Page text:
“De,” “In,” or “Stag?"
du Pasquier Asset Management
By Scotty George
August 15, 2012
So far, key data has been unable to answer conclusively whether we are in deflation, stagflation, or targeted inflation. I wrote several weeks ago that I saw no empirical statistics indicating inflation. I was partly right…and partly wrong. Indeed, I had been early in identifying targeted inflation in tuition, foodstuffs, energy and healthcare. These demographic price hikes are systemic, and mostly driven by consumer demand or ecological/climatological influences. On the other hand, where no demand exists, profits, and prices, have been falling. Unfortunately, the drag on the economy outweighs any pockets of acceleration. That is why the market doesn’t “believe” a recent rash of earnings successes and immediately reverse its bearish course.
The only hope, it would seem, would be a sea change in how the private sector chooses to deploy its trillions in capital reserves before the government steps in to tax it away from them or moves to “nationalize” the public’s psyche and chases big business into submission. Many agree that immobilizing the wealthy only antagonates them. The flip-side to that debate, however, is that coddling the “haves” also alienates the “99%” who are the “have less.”
In a sense, this is a struggle of moral persuasion versus bombastic super strength.
When economies break down into rioting and civil war, such as is the case in the Middle East, you have run out of fiscal and monetary solutions to the crises.
The other key element to this debate is the time horizon one applies to analyzing the causes and cures of a global recession. It didn’t take one policy, one administration, or one nation to initiate the decline, nor might it take one person or theme to remediate it. On the other hand, there doesn’t seem to be enough fiscal firepower in the arsenal that might represent a cause-and-effect immediate response to what ails us.
What is clear is that acts in the past are less relevant than future actions. We used to talk in the 1980’s about global interdependence, globalism. We now know how true that was. Earnings from your local bakery today might be as much a function of nations thousands of miles away as they are from adjoining neighborhoods.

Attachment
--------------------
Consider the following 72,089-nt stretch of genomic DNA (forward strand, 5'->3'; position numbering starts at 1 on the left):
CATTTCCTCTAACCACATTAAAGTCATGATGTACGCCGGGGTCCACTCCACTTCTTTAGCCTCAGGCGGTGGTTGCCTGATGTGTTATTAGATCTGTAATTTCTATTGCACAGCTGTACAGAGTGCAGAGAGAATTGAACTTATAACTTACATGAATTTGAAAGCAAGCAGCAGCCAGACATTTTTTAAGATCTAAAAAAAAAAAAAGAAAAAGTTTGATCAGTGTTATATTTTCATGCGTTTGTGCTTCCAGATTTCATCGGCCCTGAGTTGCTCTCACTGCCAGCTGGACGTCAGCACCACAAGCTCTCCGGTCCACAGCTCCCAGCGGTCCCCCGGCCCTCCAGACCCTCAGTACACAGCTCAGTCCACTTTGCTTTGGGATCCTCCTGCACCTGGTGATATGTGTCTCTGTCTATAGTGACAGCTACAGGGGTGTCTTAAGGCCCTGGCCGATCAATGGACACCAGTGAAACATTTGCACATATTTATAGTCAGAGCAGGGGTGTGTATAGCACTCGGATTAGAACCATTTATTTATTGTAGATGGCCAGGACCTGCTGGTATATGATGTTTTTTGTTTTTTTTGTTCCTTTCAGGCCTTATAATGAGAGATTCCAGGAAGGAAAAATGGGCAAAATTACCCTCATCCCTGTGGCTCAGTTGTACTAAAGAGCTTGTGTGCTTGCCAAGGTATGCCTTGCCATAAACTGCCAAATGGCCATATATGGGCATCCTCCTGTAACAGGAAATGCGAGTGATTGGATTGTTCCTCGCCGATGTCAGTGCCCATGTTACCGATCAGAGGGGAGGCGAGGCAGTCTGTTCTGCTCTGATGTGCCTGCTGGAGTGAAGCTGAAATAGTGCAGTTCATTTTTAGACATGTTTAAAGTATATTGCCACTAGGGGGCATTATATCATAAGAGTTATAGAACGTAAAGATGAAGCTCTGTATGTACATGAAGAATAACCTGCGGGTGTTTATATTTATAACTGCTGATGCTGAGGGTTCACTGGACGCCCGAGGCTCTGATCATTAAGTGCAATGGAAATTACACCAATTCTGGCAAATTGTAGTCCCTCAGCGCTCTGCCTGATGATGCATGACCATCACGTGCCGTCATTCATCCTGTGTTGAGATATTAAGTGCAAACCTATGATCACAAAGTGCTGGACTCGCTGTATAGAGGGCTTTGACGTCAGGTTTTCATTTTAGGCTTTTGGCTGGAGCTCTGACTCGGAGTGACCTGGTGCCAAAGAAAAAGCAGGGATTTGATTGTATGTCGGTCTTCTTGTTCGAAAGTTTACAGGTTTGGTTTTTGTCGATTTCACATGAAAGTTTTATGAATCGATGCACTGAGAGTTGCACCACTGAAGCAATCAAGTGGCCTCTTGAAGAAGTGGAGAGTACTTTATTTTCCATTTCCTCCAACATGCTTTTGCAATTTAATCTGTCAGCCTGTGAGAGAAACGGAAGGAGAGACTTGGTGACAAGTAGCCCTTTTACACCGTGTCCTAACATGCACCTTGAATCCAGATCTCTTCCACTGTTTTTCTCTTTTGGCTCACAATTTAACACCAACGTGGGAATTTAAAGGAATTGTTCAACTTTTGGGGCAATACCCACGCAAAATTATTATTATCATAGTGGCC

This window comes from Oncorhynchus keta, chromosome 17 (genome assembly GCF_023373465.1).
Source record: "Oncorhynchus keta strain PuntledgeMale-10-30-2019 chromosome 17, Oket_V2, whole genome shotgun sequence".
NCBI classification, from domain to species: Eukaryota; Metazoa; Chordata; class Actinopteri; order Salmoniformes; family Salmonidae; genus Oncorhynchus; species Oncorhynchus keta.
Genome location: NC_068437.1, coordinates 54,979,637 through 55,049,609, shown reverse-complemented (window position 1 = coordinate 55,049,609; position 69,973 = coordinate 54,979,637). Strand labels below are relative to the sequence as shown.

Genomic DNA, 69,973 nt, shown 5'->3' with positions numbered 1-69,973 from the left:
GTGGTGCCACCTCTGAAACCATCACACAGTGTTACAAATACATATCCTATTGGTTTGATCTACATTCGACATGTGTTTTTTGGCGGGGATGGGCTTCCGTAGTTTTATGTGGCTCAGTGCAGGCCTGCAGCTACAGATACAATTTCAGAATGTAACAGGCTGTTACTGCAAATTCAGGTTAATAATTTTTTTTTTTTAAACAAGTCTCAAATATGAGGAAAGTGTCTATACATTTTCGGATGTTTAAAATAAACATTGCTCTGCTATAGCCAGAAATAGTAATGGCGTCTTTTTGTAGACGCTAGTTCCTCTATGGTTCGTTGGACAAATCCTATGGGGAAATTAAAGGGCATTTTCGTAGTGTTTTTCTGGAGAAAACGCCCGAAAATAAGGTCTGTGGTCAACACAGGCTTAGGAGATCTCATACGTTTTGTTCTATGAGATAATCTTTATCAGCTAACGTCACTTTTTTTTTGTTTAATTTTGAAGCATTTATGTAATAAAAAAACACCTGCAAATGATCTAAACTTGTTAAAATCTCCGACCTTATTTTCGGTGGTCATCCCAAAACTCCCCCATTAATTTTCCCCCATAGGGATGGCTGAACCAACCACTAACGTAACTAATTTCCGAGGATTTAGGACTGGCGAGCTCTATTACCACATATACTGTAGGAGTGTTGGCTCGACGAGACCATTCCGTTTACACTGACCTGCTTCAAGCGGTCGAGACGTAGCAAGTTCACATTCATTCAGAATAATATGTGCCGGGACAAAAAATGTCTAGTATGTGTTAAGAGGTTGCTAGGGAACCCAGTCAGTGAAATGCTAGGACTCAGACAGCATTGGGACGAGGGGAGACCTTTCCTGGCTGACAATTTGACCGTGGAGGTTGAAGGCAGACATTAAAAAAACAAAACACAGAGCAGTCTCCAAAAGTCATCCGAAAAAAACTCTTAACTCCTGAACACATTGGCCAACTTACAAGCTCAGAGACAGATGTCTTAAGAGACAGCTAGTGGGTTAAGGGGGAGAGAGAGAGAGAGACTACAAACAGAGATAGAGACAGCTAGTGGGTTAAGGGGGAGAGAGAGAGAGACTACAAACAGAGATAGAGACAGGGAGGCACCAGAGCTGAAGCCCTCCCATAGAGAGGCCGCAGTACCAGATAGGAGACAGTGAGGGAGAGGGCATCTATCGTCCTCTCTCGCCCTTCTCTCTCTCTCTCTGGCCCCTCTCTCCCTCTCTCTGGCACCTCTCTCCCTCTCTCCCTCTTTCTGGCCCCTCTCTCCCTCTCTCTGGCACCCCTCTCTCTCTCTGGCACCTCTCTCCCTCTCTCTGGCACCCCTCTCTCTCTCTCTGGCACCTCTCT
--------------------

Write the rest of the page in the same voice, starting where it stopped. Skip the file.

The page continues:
There are still opportunities for the right businesses to succeed. We are probably, and statistically, closer to the end point of a recession than its origins. Expectations have diminished, and that’s usually when opportunity finds fertile ground. It might be possible, from the depths, to reconcile opposing points of view to look at the longer-term, wider aperture of solutions.
So just what is the economy telling us about its ability to sustain, or engender, growth? Even global policymakers admit that it requires more time to bridge the gap from austerity to solvency. Their guidance would indicate that stimulus packages are mostly exhausted, and market traction has been woefully inadequate.
The bottom line is that global growth is slowing, on balance. A lack of momentum and psychological conviction might keep us range-bound for the near future. As an earnings-driven analyst, I see a preponderance of evidence indicating a slowdown in earnings acceleration patterns, a key statistic in my ratios of upside/downside probabilities.
One is always aware of exogenous influences upon one’s data, like the U.S. Presidential election for example. Similarly, long term systemic pressures require huge secular shifts in momentum to make even the slightest computational adjustment. I recommend underweighting risk for the time being, until I see momentum shift.
I am going to keep this missive in my desktop drawer and re-read it in two years to see how we have answered the “De,” In,” or “Stag” question.
The information contained herein has been obtained from sources believed to be reliable but is not necessarily complete and it accuracy cannot be guaranteed. It is intended for private informational purposes only. Any opinions expressed are subject to change without notice. Du Pasquier Asset Management and its affiliated companies and/or individuals may from time to time own or have positions in the securities or contrary to the recommendation discussed herein.
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